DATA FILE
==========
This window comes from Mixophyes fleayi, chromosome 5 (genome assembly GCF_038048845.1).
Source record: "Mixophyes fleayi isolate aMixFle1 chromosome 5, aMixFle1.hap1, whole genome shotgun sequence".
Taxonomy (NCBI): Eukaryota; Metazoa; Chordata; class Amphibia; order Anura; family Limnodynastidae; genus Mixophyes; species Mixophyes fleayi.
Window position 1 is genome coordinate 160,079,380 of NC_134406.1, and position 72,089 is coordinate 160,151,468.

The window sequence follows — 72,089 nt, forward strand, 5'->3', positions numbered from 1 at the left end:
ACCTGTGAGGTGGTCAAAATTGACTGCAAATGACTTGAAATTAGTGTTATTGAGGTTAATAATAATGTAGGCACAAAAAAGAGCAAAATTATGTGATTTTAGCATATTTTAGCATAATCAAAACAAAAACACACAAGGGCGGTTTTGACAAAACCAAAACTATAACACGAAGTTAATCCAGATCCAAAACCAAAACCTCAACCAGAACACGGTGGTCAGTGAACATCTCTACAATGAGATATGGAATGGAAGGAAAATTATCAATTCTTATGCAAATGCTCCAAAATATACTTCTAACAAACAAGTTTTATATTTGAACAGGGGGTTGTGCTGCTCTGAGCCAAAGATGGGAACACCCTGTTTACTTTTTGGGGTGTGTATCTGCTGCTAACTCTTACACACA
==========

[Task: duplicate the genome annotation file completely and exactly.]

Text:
This window comes from Mixophyes fleayi, chromosome 5 (genome assembly GCF_038048845.1).
Source record: "Mixophyes fleayi isolate aMixFle1 chromosome 5, aMixFle1.hap1, whole genome shotgun sequence".
Taxonomy (NCBI): Eukaryota; Metazoa; Chordata; class Amphibia; order Anura; family Limnodynastidae; genus Mixophyes; species Mixophyes fleayi.
Window position 1 is genome coordinate 160,079,380 of NC_134406.1, and position 72,089 is coordinate 160,151,468.

The window sequence follows — 72,089 nt, forward strand, 5'->3', positions numbered from 1 at the left end:
ACCTGTGAGGTGGTCAAAATTGACTGCAAATGACTTGAAATTAGTGTTATTGAGGTTAATAATAATGTAGGCACAAAAAAGAGCAAAATTATGTGATTTTAGCATATTTTAGCATAATCAAAACAAAAACACACAAGGGCGGTTTTGACAAAACCAAAACTATAACACGAAGTTAATCCAGATCCAAAACCAAAACCTCAACCAGAACACGGTGGTCAGTGAACATCTCTACAATGAGATATGGAATGGAAGGAAAATTATCAATTCTTATGCAAATGCTCCAAAATATACTTCTAACAAACAAGTTTTATATTTGAACAGGGGGTTGTGCTGCTCTGAGCCAAAGATGGGAACACCCTGTTTACTTTTTGGGGTGTGTATCTGCTGCTAACTCTTACACACA